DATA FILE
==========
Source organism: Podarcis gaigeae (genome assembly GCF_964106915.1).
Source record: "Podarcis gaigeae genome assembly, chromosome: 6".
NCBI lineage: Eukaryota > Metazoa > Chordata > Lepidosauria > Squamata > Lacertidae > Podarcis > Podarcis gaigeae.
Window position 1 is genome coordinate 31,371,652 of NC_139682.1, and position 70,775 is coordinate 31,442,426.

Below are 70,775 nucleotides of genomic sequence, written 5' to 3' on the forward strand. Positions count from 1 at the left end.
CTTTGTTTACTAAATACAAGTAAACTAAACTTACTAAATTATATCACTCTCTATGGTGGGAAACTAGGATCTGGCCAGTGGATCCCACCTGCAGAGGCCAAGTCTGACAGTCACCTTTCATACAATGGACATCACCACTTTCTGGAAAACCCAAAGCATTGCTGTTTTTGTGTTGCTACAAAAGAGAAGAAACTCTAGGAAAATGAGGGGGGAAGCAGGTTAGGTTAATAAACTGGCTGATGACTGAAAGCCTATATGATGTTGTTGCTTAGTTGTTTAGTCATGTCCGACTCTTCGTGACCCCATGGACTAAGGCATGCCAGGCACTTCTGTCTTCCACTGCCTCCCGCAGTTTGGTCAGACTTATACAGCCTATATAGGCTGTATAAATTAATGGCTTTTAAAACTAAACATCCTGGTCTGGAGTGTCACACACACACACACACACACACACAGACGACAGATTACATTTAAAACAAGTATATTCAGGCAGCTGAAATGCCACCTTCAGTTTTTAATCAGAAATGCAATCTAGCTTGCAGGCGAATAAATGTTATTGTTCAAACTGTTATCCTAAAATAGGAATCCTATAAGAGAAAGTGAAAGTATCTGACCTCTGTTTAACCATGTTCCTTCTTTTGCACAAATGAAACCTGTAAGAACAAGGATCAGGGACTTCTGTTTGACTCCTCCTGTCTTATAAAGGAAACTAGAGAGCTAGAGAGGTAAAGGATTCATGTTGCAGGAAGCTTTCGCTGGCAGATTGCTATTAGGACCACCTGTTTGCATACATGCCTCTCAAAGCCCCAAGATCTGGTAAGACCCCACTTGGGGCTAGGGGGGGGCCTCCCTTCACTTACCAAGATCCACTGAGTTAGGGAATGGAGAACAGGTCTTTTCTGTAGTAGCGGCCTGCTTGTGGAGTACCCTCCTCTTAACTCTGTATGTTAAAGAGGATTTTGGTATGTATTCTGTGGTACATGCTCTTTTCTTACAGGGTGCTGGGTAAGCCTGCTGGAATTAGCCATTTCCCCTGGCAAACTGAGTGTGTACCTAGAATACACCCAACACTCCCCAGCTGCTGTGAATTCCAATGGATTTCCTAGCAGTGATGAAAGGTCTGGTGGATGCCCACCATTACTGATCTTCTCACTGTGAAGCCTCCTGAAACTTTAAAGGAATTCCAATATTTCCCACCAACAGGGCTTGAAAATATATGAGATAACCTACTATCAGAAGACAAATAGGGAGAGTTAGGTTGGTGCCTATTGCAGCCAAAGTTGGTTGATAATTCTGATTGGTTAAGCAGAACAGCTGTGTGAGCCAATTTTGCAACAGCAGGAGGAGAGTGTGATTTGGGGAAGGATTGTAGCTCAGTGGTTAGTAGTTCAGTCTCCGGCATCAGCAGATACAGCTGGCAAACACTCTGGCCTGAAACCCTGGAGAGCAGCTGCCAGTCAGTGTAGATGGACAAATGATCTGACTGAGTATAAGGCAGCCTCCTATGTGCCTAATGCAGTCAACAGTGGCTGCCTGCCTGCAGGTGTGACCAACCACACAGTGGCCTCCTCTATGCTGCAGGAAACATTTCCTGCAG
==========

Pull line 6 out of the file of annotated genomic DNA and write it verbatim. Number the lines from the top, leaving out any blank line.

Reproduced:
CTTTGTTTACTAAATACAAGTAAACTAAACTTACTAAATTATATCACTCTCTATGGTGGGAAACTAGGATCTGGCCAGTGGATCCCACCTGCAGAGGCCAAGTCTGACAGTCACCTTTCATACAATGGACATCACCACTTTCTGGAAAACCCAAAGCATTGCTGTTTTTGTGTTGCTACAAAAGAGAAGAAACTCTAGGAAAATGAGGGGGGAAGCAGGTTAGGTTAATAAACTGGCTGATGACTGAAAGCCTATATGATGTTGTTGCTTAGTTGTTTAGTCATGTCCGACTCTTCGTGACCCCATGGACTAAGGCATGCCAGGCACTTCTGTCTTCCACTGCCTCCCGCAGTTTGGTCAGACTTATACAGCCTATATAGGCTGTATAAATTAATGGCTTTTAAAACTAAACATCCTGGTCTGGAGTGTCACACACACACACACACACACACACAGACGACAGATTACATTTAAAACAAGTATATTCAGGCAGCTGAAATGCCACCTTCAGTTTTTAATCAGAAATGCAATCTAGCTTGCAGGCGAATAAATGTTATTGTTCAAACTGTTATCCTAAAATAGGAATCCTATAAGAGAAAGTGAAAGTATCTGACCTCTGTTTAACCATGTTCCTTCTTTTGCACAAATGAAACCTGTAAGAACAAGGATCAGGGACTTCTGTTTGACTCCTCCTGTCTTATAAAGGAAACTAGAGAGCTAGAGAGGTAAAGGATTCATGTTGCAGGAAGCTTTCGCTGGCAGATTGCTATTAGGACCACCTGTTTGCATACATGCCTCTCAAAGCCCCAAGATCTGGTAAGACCCCACTTGGGGCTAGGGGGGGGCCTCCCTTCACTTACCAAGATCCACTGAGTTAGGGAATGGAGAACAGGTCTTTTCTGTAGTAGCGGCCTGCTTGTGGAGTACCCTCCTCTTAACTCTGTATGTTAAAGAGGATTTTGGTATGTATTCTGTGGTACATGCTCTTTTCTTACAGGGTGCTGGGTAAGCCTGCTGGAATTAGCCATTTCCCCTGGCAAACTGAGTGTGTACCTAGAATACACCCAACACTCCCCAGCTGCTGTGAATTCCAATGGATTTCCTAGCAGTGATGAAAGGTCTGGTGGATGCCCACCATTACTGATCTTCTCACTGTGAAGCCTCCTGAAACTTTAAAGGAATTCCAATATTTCCCACCAACAGGGCTTGAAAATATATGAGATAACCTACTATCAGAAGACAAATAGGGAGAGTTAGGTTGGTGCCTATTGCAGCCAAAGTTGGTTGATAATTCTGATTGGTTAAGCAGAACAGCTGTGTGAGCCAATTTTGCAACAGCAGGAGGAGAGTGTGATTTGGGGAAGGATTGTAGCTCAGTGGTTAGTAGTTCAGTCTCCGGCATCAGCAGATACAGCTGGCAAACACTCTGGCCTGAAACCCTGGAGAGCAGCTGCCAGTCAGTGTAGATGGACAAATGATCTGACTGAGTATAAGGCAGCCTCCTATGTGCCTAATGCAGTCAACAGTGGCTGCCTGCCTGCAGGTGTGACCAACCACACAGTGGCCTCCTCTATGCTGCAGGAAACATTTCCTGCAG